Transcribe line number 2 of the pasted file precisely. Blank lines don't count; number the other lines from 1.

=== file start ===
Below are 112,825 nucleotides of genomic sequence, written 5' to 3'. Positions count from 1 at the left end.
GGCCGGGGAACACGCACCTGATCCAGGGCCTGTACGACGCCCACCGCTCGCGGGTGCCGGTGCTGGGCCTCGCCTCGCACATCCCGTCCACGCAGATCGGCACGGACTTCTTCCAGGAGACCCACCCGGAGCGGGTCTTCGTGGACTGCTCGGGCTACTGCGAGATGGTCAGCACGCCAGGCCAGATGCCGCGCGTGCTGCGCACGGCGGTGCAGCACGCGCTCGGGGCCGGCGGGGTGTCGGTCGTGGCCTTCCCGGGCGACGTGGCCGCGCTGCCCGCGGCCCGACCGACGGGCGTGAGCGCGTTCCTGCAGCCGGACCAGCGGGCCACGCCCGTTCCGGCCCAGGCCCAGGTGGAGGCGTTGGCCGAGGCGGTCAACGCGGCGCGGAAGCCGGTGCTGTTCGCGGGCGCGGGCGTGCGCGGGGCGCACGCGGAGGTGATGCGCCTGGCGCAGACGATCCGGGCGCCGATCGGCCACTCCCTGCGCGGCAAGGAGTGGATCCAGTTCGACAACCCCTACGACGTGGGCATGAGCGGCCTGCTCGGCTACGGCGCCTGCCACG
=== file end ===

GGCCGGGGAACACGCACCTGATCCAGGGCCTGTACGACGCCCACCGCTCGCGGGTGCCGGTGCTGGGCCTCGCCTCGCACATCCCGTCCACGCAGATCGGCACGGACTTCTTCCAGGAGACCCACCCGGAGCGGGTCTTCGTGGACTGCTCGGGCTACTGCGAGATGGTCAGCACGCCAGGCCAGATGCCGCGCGTGCTGCGCACGGCGGTGCAGCACGCGCTCGGGGCCGGCGGGGTGTCGGTCGTGGCCTTCCCGGGCGACGTGGCCGCGCTGCCCGCGGCCCGACCGACGGGCGTGAGCGCGTTCCTGCAGCCGGACCAGCGGGCCACGCCCGTTCCGGCCCAGGCCCAGGTGGAGGCGTTGGCCGAGGCGGTCAACGCGGCGCGGAAGCCGGTGCTGTTCGCGGGCGCGGGCGTGCGCGGGGCGCACGCGGAGGTGATGCGCCTGGCGCAGACGATCCGGGCGCCGATCGGCCACTCCCTGCGCGGCAAGGAGTGGATCCAGTTCGACAACCCCTACGACGTGGGCATGAGCGGCCTGCTCGGCTACGGCGCCTGCCACG